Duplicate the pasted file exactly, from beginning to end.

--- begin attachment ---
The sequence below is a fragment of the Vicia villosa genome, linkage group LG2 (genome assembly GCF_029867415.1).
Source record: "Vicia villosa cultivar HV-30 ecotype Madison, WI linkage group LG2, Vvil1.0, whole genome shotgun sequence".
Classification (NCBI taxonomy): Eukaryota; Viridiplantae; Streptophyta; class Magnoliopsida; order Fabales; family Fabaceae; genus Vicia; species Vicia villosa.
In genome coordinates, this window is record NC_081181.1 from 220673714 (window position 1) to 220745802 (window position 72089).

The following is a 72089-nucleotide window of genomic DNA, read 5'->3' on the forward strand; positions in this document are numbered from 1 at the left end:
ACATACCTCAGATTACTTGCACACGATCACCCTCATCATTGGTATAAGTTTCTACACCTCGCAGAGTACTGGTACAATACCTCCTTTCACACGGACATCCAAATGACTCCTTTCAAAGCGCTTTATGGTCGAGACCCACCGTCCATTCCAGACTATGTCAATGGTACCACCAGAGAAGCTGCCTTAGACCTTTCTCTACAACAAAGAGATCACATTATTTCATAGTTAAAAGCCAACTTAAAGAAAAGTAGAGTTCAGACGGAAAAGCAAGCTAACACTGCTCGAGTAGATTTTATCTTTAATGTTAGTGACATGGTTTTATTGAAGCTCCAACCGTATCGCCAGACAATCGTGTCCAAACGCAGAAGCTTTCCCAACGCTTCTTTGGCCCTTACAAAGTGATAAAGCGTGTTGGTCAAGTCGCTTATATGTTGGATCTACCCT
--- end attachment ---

The sequence below is a fragment of the Vicia villosa genome, linkage group LG2 (genome assembly GCF_029867415.1).
Source record: "Vicia villosa cultivar HV-30 ecotype Madison, WI linkage group LG2, Vvil1.0, whole genome shotgun sequence".
Classification (NCBI taxonomy): Eukaryota; Viridiplantae; Streptophyta; class Magnoliopsida; order Fabales; family Fabaceae; genus Vicia; species Vicia villosa.
In genome coordinates, this window is record NC_081181.1 from 220673714 (window position 1) to 220745802 (window position 72089).

The following is a 72089-nucleotide window of genomic DNA, read 5'->3' on the forward strand; positions in this document are numbered from 1 at the left end:
ACATACCTCAGATTACTTGCACACGATCACCCTCATCATTGGTATAAGTTTCTACACCTCGCAGAGTACTGGTACAATACCTCCTTTCACACGGACATCCAAATGACTCCTTTCAAAGCGCTTTATGGTCGAGACCCACCGTCCATTCCAGACTATGTCAATGGTACCACCAGAGAAGCTGCCTTAGACCTTTCTCTACAACAAAGAGATCACATTATTTCATAGTTAAAAGCCAACTTAAAGAAAAGTAGAGTTCAGACGGAAAAGCAAGCTAACACTGCTCGAGTAGATTTTATCTTTAATGTTAGTGACATGGTTTTATTGAAGCTCCAACCGTATCGCCAGACAATCGTGTCCAAACGCAGAAGCTTTCCCAACGCTTCTTTGGCCCTTACAAAGTGATAAAGCGTGTTGGTCAAGTCGCTTATATGTTGGATCTACCCT